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My background is primarily in C#. Though, I've gotten comfortable with JavaScript, I feel that stylewise my JS code looks more like C# code.

Does the following code's style conform to "standard JS style"?

processArray = (myArray) => {

   if(typeof myArray === "undefined" || myArray == null || myArray.length == 0)
      return null;

   let animals = [];
   let animal = {};

   for(let item of myArray) {

      animal = getAnimal(item);
      if(item !== null)
         animals.push(animal);
   };

   return animals;
}

getAnimal = (data) => {

   if(typeof data === "undefined" || data == null)
      return null;

   const animal = {
      id: data.id,
      type: data.type,
      name: data.name
   };

   return animal;
}

It's important to note that I'm not so much talking about formatting such as indentations, opening curly braces on the same line as the function name, etc.

What I'm really talking about is the way the code is structured. For example, as an "old school" C# developer, I like creating variables and assigning my data to them and cleanly returning them in my methods.

I see that a lot of JS developers chain one function to another or use a lot of callbacks. In other words, I see a lot of intermingling of functions. I think C# has also borrowed a few patterns from JS but for the most part, the coding style I used here is pretty typical "old school" C#.

Maybe an analogy will help clarify what I'm talking about. It's like a person whose native language is German/Italian/Japanase/etc. speaking English with an accent. Even if the grammar and even choice of words are perfect, the accent always gives it away.

So, I'm trying to understand if I'm writing JS code with a C# accent :-)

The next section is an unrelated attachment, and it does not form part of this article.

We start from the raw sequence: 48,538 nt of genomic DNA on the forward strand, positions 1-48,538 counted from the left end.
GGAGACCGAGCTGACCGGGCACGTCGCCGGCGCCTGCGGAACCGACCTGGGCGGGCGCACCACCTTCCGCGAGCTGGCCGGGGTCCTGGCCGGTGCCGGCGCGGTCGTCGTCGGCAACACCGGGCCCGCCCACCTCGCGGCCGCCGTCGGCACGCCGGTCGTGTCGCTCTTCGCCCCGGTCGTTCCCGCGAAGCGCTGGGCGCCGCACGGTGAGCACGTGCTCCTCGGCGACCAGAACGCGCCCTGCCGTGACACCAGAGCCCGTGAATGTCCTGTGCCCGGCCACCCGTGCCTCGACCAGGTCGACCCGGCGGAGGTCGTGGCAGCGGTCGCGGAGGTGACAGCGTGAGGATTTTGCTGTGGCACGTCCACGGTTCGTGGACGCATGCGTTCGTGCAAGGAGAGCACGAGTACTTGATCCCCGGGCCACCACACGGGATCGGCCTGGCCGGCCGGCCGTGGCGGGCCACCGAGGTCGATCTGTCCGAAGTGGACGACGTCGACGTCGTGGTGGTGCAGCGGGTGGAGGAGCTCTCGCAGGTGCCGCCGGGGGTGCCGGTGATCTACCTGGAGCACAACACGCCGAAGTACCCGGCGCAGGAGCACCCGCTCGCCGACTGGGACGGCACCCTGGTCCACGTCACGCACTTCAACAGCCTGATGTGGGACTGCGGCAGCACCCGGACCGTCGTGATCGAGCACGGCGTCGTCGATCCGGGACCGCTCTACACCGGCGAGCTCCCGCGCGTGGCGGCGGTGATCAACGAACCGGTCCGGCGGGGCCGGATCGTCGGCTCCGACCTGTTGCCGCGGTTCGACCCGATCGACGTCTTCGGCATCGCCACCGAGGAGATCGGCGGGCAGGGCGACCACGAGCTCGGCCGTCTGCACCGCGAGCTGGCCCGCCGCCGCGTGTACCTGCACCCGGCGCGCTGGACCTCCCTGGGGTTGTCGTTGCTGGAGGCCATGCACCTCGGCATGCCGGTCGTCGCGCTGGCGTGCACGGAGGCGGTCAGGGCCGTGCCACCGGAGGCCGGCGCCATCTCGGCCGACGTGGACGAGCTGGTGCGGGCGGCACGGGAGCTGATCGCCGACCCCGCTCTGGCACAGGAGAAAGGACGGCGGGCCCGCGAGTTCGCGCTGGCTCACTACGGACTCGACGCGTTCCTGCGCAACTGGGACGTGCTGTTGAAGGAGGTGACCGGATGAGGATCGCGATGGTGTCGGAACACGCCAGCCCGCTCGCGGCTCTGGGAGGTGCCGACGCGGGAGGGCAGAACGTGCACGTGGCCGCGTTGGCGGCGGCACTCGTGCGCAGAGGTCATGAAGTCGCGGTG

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  • \$\begingroup\$ Yes. My mistake. It's dummy code and I left it out by mistake. I corrected the original post. Good catch! \$\endgroup\$ – Sam Sep 12 '17 at 6:08
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I do spot a minor "C# accent" :)

Unless you are dealing with very unruly data, an idiomatic approach would likely drop most of the special-case checks and use map instead of the for-loop:

// This function could even be removed, depending on the larger details of your code
function getAnimals(data) {
  return data.map(getAnimal);
}

function getAnimal(item) {
  return {
    id: item.id,
    type: item.type,
    name: item.name,
  };
}

If the source array may contain null-ey items, you could filter them out beforehand, instead of after attempting to process them:

function getAnimals(data) {
  return data
    .filter(Boolean)
    .map(getAnimal);
}

(null or undefined will evaluate to false in a boolean context.)

If you have a utility library like Lodash on hand, you could use a function like pick to further simplify things:

const getAnimal = item => _.pick(item, ['id', 'type', 'name']);